Anxiety Buffer Disruption Theory: A Terror Management Account of Posttraumatic Stress Disorder
Anxiety, Stress, & Coping, Vol. 24, pp. 3-26, 2011
44 Pages Posted: 8 Mar 2011
Date Written: March 6, 2011
We present anxiety buffer disruption theory (ABDT) and provide a review of current evidence regarding the theory. ABDT is an application of terror management theory to explain diverse reactions to traumatic events and the onset and maintenance of posttraumatic stress disorder (PTSD). It posits that PTSD results from a disruption in one’s anxiety-buffering mechanisms, which normally provide protection against anxiety in general and death anxiety in particular. The disruption of these mechanisms leaves the individual defenseless in the face of overwhelming anxiety, which leads to the major symptom clusters of PTSD: re-experiencing, hyper-arousal, and avoidance. According to ABDT, because of the disruption in their anxiety-buffering mechanisms, individuals with PTSD symptoms do not respond to mortality reminders in the defensive ways that psychologically healthier individuals do. We review four sets of studies conducted in four different cultures and with people who have experienced different types of trauma, which reveal this atypical response pattern and lend support to ABDT.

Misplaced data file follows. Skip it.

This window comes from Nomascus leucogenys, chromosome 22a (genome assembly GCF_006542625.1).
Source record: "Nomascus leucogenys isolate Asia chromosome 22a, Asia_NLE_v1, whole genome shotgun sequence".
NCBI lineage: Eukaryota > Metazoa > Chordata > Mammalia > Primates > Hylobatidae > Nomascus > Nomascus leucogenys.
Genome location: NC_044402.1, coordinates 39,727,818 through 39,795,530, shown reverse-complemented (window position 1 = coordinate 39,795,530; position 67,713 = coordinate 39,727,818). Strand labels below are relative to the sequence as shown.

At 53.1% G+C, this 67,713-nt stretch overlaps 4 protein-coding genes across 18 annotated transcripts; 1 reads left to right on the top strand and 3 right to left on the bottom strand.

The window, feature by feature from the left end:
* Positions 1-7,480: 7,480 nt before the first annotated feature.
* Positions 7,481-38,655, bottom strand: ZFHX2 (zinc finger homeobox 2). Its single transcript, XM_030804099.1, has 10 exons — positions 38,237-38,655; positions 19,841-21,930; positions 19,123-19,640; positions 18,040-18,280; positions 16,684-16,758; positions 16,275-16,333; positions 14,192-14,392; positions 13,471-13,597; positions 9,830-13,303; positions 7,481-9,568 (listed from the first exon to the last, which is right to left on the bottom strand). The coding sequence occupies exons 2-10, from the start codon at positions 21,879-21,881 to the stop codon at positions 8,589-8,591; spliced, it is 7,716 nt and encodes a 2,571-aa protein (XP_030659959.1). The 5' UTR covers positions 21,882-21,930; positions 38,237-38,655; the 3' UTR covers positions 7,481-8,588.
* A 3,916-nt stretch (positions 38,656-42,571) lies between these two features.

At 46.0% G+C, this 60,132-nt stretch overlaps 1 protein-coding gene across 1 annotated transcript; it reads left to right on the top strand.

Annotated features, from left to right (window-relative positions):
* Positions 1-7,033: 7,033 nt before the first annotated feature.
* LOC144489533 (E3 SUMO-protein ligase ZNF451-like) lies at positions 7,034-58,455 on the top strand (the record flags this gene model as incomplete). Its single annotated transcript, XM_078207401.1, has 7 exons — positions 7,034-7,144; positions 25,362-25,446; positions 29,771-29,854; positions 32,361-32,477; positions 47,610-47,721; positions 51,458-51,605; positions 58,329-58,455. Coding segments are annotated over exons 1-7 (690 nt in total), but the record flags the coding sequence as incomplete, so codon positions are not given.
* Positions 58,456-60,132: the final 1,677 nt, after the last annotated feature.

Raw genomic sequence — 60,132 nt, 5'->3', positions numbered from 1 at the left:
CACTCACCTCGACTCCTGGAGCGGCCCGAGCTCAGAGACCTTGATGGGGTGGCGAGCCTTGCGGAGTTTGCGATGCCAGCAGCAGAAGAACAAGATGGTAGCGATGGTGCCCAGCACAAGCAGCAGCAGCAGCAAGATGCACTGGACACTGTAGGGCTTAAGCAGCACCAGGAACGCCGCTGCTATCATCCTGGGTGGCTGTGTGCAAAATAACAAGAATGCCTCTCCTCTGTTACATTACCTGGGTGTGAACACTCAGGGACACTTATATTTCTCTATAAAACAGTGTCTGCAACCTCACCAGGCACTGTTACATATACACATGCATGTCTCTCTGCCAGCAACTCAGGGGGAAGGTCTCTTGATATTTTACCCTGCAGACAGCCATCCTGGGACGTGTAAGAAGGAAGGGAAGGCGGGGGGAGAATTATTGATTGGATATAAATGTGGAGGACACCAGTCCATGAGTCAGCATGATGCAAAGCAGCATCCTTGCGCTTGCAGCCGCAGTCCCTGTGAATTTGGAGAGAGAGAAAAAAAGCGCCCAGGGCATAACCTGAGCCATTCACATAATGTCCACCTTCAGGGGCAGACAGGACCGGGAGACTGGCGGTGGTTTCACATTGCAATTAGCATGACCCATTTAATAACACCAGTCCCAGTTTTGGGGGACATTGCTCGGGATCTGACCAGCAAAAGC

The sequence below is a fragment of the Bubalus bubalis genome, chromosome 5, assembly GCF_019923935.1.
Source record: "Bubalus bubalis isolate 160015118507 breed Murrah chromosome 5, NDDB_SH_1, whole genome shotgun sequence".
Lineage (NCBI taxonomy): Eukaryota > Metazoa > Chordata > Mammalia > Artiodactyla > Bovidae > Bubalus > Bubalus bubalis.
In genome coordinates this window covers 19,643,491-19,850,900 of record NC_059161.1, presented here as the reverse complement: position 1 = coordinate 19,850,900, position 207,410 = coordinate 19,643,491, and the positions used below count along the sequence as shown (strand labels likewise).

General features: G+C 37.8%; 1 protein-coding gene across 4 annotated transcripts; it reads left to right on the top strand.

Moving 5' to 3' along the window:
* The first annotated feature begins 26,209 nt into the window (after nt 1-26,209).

Keywords: post-traumatic stress disorder, terror management theory, existential anxiety, anxiety buffer disruption theory
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